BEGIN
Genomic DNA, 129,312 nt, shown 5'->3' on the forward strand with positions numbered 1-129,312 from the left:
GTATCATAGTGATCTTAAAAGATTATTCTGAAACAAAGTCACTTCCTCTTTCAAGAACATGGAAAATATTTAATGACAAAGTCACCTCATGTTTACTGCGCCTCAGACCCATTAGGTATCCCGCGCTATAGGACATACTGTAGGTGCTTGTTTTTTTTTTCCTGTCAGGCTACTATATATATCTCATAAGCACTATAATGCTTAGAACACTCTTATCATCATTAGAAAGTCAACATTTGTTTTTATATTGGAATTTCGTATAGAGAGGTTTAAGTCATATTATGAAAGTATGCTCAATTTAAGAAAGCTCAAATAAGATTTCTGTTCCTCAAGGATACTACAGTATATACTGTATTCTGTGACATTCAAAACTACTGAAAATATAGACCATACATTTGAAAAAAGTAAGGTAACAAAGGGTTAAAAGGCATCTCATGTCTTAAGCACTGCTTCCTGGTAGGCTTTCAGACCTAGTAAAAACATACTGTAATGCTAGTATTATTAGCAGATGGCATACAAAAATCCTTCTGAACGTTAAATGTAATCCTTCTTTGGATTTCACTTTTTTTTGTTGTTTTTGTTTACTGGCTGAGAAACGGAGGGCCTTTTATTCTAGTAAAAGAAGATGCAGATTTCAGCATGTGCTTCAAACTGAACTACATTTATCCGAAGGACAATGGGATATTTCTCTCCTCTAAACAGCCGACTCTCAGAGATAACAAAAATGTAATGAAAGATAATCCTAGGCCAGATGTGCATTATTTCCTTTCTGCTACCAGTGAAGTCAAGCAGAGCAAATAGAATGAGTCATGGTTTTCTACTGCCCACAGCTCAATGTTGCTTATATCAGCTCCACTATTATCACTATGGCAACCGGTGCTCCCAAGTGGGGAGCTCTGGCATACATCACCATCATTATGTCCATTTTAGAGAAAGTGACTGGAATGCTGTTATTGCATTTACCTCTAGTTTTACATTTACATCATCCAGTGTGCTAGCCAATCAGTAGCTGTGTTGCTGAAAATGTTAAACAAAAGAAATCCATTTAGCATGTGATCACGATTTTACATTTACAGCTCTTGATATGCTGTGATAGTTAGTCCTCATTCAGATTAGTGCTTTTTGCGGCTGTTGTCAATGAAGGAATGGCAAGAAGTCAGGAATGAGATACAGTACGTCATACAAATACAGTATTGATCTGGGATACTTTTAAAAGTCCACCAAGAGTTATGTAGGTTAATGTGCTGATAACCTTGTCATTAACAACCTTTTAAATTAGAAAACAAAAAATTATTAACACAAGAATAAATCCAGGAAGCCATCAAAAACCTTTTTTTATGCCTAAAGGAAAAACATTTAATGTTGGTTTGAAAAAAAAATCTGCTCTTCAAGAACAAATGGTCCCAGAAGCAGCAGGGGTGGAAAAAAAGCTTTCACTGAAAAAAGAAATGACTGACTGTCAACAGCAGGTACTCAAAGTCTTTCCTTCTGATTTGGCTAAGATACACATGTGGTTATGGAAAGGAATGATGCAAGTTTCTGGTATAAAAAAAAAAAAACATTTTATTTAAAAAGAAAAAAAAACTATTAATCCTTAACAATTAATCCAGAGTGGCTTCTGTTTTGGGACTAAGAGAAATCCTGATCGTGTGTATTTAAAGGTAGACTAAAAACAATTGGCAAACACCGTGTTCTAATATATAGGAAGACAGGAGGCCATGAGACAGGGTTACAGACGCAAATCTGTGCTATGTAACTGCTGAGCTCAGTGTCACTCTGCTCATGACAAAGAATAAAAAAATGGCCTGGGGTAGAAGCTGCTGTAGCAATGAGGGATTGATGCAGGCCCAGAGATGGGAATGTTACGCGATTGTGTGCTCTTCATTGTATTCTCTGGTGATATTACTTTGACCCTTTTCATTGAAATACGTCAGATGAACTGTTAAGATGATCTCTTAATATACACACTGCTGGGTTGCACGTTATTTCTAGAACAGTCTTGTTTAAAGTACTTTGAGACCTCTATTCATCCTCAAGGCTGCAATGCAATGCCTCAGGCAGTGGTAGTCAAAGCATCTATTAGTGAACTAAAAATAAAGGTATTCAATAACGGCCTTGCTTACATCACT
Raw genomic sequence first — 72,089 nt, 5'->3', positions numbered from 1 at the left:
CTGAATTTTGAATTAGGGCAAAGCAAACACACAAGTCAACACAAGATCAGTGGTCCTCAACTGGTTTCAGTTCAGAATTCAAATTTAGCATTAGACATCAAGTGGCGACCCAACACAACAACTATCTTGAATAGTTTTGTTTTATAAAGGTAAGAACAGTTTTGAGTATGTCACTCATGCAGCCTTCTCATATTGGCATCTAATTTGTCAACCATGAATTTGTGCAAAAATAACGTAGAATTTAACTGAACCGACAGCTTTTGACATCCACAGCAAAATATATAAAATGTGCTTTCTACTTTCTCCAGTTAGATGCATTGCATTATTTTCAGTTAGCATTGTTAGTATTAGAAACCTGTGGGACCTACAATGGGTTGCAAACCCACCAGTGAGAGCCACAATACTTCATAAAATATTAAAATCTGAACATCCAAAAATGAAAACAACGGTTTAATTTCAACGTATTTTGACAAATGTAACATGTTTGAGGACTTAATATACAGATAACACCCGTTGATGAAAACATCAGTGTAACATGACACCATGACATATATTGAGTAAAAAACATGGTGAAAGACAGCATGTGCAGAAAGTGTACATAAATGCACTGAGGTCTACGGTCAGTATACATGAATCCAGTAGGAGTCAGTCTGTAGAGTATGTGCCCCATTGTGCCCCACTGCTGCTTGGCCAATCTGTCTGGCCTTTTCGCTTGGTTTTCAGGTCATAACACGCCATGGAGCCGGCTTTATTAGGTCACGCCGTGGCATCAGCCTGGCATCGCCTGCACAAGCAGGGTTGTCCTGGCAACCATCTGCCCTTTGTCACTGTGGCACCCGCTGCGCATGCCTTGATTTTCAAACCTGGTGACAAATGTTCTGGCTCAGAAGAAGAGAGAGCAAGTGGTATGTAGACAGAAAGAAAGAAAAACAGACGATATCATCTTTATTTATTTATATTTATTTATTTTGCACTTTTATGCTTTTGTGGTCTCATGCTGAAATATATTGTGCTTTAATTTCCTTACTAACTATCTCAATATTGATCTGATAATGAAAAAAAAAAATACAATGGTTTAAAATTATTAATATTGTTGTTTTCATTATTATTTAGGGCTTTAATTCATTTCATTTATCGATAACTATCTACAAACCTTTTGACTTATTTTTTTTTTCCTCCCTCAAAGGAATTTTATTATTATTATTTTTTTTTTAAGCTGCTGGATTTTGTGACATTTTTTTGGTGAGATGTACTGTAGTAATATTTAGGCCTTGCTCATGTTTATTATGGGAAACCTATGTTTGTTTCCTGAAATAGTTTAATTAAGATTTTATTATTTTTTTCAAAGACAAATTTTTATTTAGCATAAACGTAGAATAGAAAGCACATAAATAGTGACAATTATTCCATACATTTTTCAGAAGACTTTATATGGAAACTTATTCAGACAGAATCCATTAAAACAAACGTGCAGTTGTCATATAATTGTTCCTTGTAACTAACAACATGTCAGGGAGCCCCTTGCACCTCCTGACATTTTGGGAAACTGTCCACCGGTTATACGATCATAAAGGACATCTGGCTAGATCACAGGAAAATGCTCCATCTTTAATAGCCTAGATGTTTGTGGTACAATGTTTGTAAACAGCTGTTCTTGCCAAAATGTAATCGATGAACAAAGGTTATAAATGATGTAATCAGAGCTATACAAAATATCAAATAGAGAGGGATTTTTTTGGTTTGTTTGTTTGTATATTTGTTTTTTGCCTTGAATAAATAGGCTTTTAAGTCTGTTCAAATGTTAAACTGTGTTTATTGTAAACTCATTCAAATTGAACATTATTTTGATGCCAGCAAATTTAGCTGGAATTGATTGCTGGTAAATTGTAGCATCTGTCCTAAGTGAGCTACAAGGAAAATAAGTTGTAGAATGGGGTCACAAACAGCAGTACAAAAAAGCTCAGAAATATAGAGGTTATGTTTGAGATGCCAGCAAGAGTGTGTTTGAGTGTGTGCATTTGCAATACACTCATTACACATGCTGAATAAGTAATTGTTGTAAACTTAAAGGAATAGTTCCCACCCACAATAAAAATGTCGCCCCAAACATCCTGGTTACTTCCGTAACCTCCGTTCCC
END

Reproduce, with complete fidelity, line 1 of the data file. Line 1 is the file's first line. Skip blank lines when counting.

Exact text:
Genomic DNA, 129,312 nt, shown 5'->3' on the forward strand with positions numbered 1-129,312 from the left: